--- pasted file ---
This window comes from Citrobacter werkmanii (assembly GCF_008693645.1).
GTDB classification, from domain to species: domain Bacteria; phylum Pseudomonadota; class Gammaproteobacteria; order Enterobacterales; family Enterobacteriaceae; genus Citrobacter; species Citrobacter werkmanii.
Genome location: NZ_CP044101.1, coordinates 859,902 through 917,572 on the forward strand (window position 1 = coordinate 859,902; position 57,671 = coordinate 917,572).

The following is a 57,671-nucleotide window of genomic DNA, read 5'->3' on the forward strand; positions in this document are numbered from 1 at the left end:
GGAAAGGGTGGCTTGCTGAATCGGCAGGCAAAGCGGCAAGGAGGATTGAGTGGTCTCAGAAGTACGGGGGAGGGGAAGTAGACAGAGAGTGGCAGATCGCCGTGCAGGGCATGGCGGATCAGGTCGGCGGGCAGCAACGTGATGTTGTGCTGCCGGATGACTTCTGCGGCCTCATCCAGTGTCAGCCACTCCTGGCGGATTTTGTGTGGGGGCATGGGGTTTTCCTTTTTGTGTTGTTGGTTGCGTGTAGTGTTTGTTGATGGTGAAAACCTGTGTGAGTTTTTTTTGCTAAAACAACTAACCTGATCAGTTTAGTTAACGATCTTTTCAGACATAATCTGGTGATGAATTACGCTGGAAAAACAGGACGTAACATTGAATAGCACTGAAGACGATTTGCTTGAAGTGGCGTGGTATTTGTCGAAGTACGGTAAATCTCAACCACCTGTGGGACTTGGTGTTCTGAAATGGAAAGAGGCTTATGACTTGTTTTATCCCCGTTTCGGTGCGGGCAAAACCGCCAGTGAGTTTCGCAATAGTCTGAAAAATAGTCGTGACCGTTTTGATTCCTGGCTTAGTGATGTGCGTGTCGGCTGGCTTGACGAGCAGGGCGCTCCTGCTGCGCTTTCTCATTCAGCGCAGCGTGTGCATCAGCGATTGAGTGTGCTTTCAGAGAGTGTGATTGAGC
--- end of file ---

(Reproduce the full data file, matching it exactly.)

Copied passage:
This window comes from Citrobacter werkmanii (assembly GCF_008693645.1).
GTDB classification, from domain to species: domain Bacteria; phylum Pseudomonadota; class Gammaproteobacteria; order Enterobacterales; family Enterobacteriaceae; genus Citrobacter; species Citrobacter werkmanii.
Genome location: NZ_CP044101.1, coordinates 859,902 through 917,572 on the forward strand (window position 1 = coordinate 859,902; position 57,671 = coordinate 917,572).

The following is a 57,671-nucleotide window of genomic DNA, read 5'->3' on the forward strand; positions in this document are numbered from 1 at the left end:
GGAAAGGGTGGCTTGCTGAATCGGCAGGCAAAGCGGCAAGGAGGATTGAGTGGTCTCAGAAGTACGGGGGAGGGGAAGTAGACAGAGAGTGGCAGATCGCCGTGCAGGGCATGGCGGATCAGGTCGGCGGGCAGCAACGTGATGTTGTGCTGCCGGATGACTTCTGCGGCCTCATCCAGTGTCAGCCACTCCTGGCGGATTTTGTGTGGGGGCATGGGGTTTTCCTTTTTGTGTTGTTGGTTGCGTGTAGTGTTTGTTGATGGTGAAAACCTGTGTGAGTTTTTTTTGCTAAAACAACTAACCTGATCAGTTTAGTTAACGATCTTTTCAGACATAATCTGGTGATGAATTACGCTGGAAAAACAGGACGTAACATTGAATAGCACTGAAGACGATTTGCTTGAAGTGGCGTGGTATTTGTCGAAGTACGGTAAATCTCAACCACCTGTGGGACTTGGTGTTCTGAAATGGAAAGAGGCTTATGACTTGTTTTATCCCCGTTTCGGTGCGGGCAAAACCGCCAGTGAGTTTCGCAATAGTCTGAAAAATAGTCGTGACCGTTTTGATTCCTGGCTTAGTGATGTGCGTGTCGGCTGGCTTGACGAGCAGGGCGCTCCTGCTGCGCTTTCTCATTCAGCGCAGCGTGTGCATCAGCGATTGAGTGTGCTTTCAGAGAGTGTGATTGAGC